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No offense taken. Sharps said it best when he said "Accuracy will be a function of the rifle, the load and the nut pulling the trigger. I DO NOT subscribe to "an inherently accurate" cartridge. One is as mechanically accurate as the other. After the mechanics and the quality of the rifle and ammo, the difference becomes the shooter". The rifle and more specifically the barrel determines a rifles accuracy. The trigger also helps with accuracy altho a bad trigger can be gotten used to. The rest comes down to the shooter. Recoil is subjective. Some people can't handle it and some don't notice it. My personal feelings on the subject is how a rifle is held. To me a 270 doesn't have enough recoil to be worth mentioning and that's without a recoil pad. Others a 270 will stomp a mudhole in their butt with a recoil pad.
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From my understanding, the 6.5 Creedmoor was developed specifically to "have good ballistics".....fast twist rate to stabilize longer bullets, short action because a half inch extra longer gun is somehow a big deal, sharper shoulder which I've heard helps with precision in some way, etc. This has resulted in some folks who like both precision long-range(500-1000 yard) shooting and also hunting to take it out in the field and harvest deer and elk with it. Lighter recoil, that short action that matters so much to modern shooters, and the "built-in ballistics" are all factors that seem to usually play into a decision in favor of this one.

270 Winchester on the other hand, while it can be handloaded with longer bullets and a custom rifle manufacturer can build a rifle with a faster twist or a gunsmith put a faster-twist barrel onto an existing rifle, doesn't have this particular "built-in ballistics" advantage in factory loads. Standard rifling twist when it was introduced was 1 in 10, ammo manufacturers always make ammo so it works in every gun ever chambered for a cartridge, etc. But, it has that extra "horsepower" on its side, the extra half inch action length probably isn't that big a deal anyway, and it's simply been around long enough that just about anybody in a hunting group will know it and understand how it functions. That last one is quickly becoming also true with 6.5 Creedmoor with the craze over it and the advent of the internet, but even the old-timers will know and appreciate a 270 if that's something that will factor in.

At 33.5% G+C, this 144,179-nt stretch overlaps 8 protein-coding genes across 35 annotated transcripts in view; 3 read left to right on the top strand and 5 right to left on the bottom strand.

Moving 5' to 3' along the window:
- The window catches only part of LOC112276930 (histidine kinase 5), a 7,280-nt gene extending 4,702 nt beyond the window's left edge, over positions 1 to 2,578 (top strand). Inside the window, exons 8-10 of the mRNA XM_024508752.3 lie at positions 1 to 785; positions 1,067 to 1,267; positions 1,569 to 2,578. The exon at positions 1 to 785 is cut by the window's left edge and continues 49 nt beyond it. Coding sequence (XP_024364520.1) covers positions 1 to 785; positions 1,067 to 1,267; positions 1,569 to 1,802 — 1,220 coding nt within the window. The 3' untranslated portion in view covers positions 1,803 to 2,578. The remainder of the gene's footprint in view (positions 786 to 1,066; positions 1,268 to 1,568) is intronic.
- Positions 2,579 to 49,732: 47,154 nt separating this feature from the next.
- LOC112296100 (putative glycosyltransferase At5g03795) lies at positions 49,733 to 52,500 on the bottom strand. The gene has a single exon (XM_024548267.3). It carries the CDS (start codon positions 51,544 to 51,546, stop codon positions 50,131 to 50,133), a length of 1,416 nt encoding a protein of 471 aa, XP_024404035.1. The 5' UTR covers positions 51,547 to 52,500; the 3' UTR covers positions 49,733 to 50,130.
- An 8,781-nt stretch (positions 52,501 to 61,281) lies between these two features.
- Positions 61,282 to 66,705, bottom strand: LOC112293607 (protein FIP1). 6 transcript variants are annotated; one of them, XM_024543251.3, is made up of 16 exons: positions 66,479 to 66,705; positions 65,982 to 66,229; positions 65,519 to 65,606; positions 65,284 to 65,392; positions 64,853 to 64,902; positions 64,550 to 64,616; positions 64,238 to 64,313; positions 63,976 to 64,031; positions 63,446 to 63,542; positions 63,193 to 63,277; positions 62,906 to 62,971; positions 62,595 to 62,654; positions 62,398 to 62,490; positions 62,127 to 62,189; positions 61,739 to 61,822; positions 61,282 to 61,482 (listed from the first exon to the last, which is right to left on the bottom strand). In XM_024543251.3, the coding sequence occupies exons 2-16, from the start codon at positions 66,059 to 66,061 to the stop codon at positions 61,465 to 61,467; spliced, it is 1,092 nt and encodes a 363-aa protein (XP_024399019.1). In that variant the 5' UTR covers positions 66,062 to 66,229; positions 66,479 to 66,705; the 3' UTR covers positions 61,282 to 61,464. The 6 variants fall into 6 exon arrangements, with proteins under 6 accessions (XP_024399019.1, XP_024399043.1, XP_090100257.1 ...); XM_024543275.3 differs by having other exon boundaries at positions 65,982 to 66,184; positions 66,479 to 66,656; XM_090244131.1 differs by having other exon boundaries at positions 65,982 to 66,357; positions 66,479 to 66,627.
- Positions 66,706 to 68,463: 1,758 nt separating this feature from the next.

All that said, a well-tuned rifle and well-trained shooter will take a deer at any distance most agree is reasonable(probably within 500 yards for most) with either cartridge without a problem. And if you don't handload and factory ammo off the shelf is a necessity for you, 6.5 Creedmoor seems to be all over at the big online retailers, but I think I've only seen some 270 Winchester out of the two on shelves in my rural county recently.
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Yeah....well, you oughta apologize, even though I've never misspoke I do understand how it might happen.......:sick:, (if you believe that, let me talk to you about a bridge I have for sale)

No Ryan, no apology necessary or expected. There is NO WAY anyone can have the ballistics of......how many cartridges is there?.....at their instant recall. It ain't happenin'.

The free recoil calculation is a fun and interesting formula. But, all that has to do with is Newton's 3rd law of physics. It doesn't, indeed, cannot take into account "felt recoil", stock design or, as Hawg mentioned, an individual's perception of or reaction to recoil.

Wind drift, or more correctly deflection, changes with the weight, caliber, ballistics coefficient, (which is a constantly changing number) and velocity of the bullet. There isn't anything particularly advantageous with the Creedmoor that can't be duplicated in any cartridge, of any caliber....if one wants to stand or sit behind it. Again, ballistics is ballistics, the same rules apply to all rifle cartridges, Drift is more accurately a function of the rifling twist you will see/encounter at longer ranges. The bullet "drifts" in the direction of the rifling twist.
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My sincerest apologies: I now realize that I wasn't comparing the same load and the .270 is indeed better in everything except wind drift and recoil. (I guess I don't know about accuracy) You were right, sharps4590, thanks.


He already has a .270, but it's here in Canada. He is/was thinking of purchasing a 6.5 as opposed to having 2 .270s.
Maybe he'll join and then he can continue the discussion...

Thanks to whichever mod or admin combined these two post. Feel free to delete this one after you've seen it.